5 reasons why the expectations for Brexit were deluded, pt. 1

, by Patrick Geneit, Translated by Nora Teuma

All the versions of this article: [Deutsch] [English]

5 reasons why the expectations for Brexit were deluded, pt. 1
Photo: CC0

Brexit simply remains a mess. Treffpunkt Europa contributor Patrick Geneit had a closer look at theses brought up by Brexit defenders and made a list of his own.

It should be clear the Brexit cannot be “won”. Every side loses and the only thing ether one can do is harm the other. Most people know that. It is inexplicable, however, how senseless arguments can evolve from the idea of Brexit.

It’s Theresa May’s fault! She is making a bad deal! The EU is a Soviet prison! Great Britain is being intentionally hurt to discourage other Member States from an exit.

But what’s really behind these theses?

Everyone is free to leave the EU

If someone no longer wants to be part of a club, they part. It’s as simple as that. But why isn’t it just happening then? Why were the negotiations so nerve-wracking? It must be the EU’s fault, right? Let us look at the current situation: As reported by the media and announced by the British government at several occasions, the EU and the UK agree on 90% of all subjects. What is the problem then?

It’s about the border between the Republic of Ireland and Northern Ireland. The majority of British citizens in the Leave camp wanted uncontrolled or unmanageable migration towards Great Britain to stop. It is to be mentioned that a large, yet controlled part of immigrants originate from old Commonwealth states. The exit from the EU was said to reinstall Great Britain’s autonomy over who may enter and settle down in Britain. The problem now is that the United Kingdom includes Northern Ireland, which borders another EU member, the Republic of Ireland. Holding on to this territory on the Irish island led to the bloody, thirty-year conflict in Northern Ireland from 1969 to 1998. Those loyal to the British crown were fighting those who demanded Great Britain’s full withdrawal, hence unification with the Republic of Ireland.

This civil war costing thousands of deaths could only be stopped by the so-called Good Friday Agreement which solved the problem rather elegantly, aided by British EU membership. The “hard” border between the Republic of Ireland and Northern Ireland was now passable without checks. On the one side, Great Britain got to keep its constitutional control over Northern Ireland. On the other side, both parts of the country became freely accessible to all Irish and Northern Irish citizens. The notion of a somewhat unified “Island of Ireland” arose. Northern Irish could apply for Irish passports. Brexit overshadows this peace as exiting the EU and thereby creating an external border contradicts the compromise that has been reached.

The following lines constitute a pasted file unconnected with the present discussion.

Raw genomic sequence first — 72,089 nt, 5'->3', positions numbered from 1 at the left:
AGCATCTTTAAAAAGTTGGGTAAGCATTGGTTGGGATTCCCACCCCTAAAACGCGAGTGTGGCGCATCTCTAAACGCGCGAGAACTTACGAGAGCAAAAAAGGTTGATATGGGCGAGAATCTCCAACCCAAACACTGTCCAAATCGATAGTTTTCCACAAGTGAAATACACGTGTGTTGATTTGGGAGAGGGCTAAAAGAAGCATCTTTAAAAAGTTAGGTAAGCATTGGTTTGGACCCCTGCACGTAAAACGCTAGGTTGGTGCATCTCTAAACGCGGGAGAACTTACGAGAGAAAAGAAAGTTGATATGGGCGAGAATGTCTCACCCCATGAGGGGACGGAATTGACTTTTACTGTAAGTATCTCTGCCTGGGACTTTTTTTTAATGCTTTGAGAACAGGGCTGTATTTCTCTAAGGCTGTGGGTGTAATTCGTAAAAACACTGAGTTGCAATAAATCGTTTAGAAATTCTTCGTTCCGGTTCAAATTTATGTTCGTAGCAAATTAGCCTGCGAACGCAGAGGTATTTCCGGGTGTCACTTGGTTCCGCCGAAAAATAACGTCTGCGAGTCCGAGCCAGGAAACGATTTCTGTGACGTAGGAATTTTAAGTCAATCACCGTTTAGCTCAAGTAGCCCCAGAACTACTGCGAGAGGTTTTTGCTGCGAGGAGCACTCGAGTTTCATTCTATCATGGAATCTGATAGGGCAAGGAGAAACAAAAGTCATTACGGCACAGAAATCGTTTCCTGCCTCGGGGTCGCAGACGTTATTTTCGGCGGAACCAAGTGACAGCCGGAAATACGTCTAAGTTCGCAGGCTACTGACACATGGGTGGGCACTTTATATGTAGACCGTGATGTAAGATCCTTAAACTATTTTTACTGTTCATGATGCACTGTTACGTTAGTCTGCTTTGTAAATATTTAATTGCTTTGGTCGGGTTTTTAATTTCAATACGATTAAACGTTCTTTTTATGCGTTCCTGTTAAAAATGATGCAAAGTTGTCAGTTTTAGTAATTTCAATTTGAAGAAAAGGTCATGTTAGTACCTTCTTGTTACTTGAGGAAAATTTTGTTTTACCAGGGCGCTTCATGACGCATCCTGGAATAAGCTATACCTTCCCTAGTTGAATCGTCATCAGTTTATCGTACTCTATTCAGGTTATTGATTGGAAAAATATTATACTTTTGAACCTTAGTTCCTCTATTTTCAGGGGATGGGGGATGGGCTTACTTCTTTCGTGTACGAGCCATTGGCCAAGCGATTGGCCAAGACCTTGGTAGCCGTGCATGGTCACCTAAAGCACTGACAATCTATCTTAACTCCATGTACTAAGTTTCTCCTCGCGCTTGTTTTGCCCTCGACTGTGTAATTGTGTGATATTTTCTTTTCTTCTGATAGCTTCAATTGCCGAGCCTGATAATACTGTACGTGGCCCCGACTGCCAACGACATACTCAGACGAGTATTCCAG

To control and not control a border at the same time is impossible

This arrangement between the UK and the Republic of Ireland, then agreed bilaterally, is now in limbo: Britain wants to control the borders but, at the same time, leave the border between Ireland and the EU open. That won’t work.

Critics may argue the border could be open and still be supervised digitally, by cameras for instance, without placing border controls. Thereby, the economy and other circuits will not be interrupted. While that sounds logical, the narrative of regaining control over immigration would be reduced to absurdity. With this solution, EU citizens could theoretically still enter Britain, even if there were sporadic border controls. And even that is rather euphemistic. What about EU criminals? That would surely be the nightmare of the Leave camp. Perhaps, passenger controls could be installed for those passing from Northern Ireland to the rest of Great Britain. But de facto, that would move the controlled border to the Irish sea between the islands – hence partially splitting the country. The DUP, on which Theresa May’s government largely depends, does not like that. But more on that later.

As we can see, this problem cannot be solved logically on the one hand and realistically on the other.

One cannot access the single market without being part of it

That leads to a paradox, namely that Britain is hoping for access to the single market despite Brexit. To be part of such a market is advantageous in many ways for cross-border trade. Now Britain wants to keep up its viable trade with the rest of the EU, only immigration is to be controlled? What then is the EU’s problem?

To answer that, one first needs to understand what exactly the EU is. The EU is a community of values, even though centred economically. Britain is one of many countries. Concerning its size and economic strength compared to the EU-27, the UK overestimated its position in the negotiations. As explained in the next part, Great Britain expected a divided EU that would not consequently stick to its principles.

You can read the second part of the article here.

Your comments

Warning, your message will only be displayed after it has been checked and approved.

Who are you?

To show your avatar with your message, register it first on gravatar.com (free et painless) and don’t forget to indicate your Email addresse here.

Enter your comment here

This form accepts SPIP shortcuts {{bold}} {italic} -*list [text->url] <quote> <code> and HTML code <q> <del> <ins>. To create paragraphs, just leave empty lines.

Follow the comments: RSS 2.0 | Atom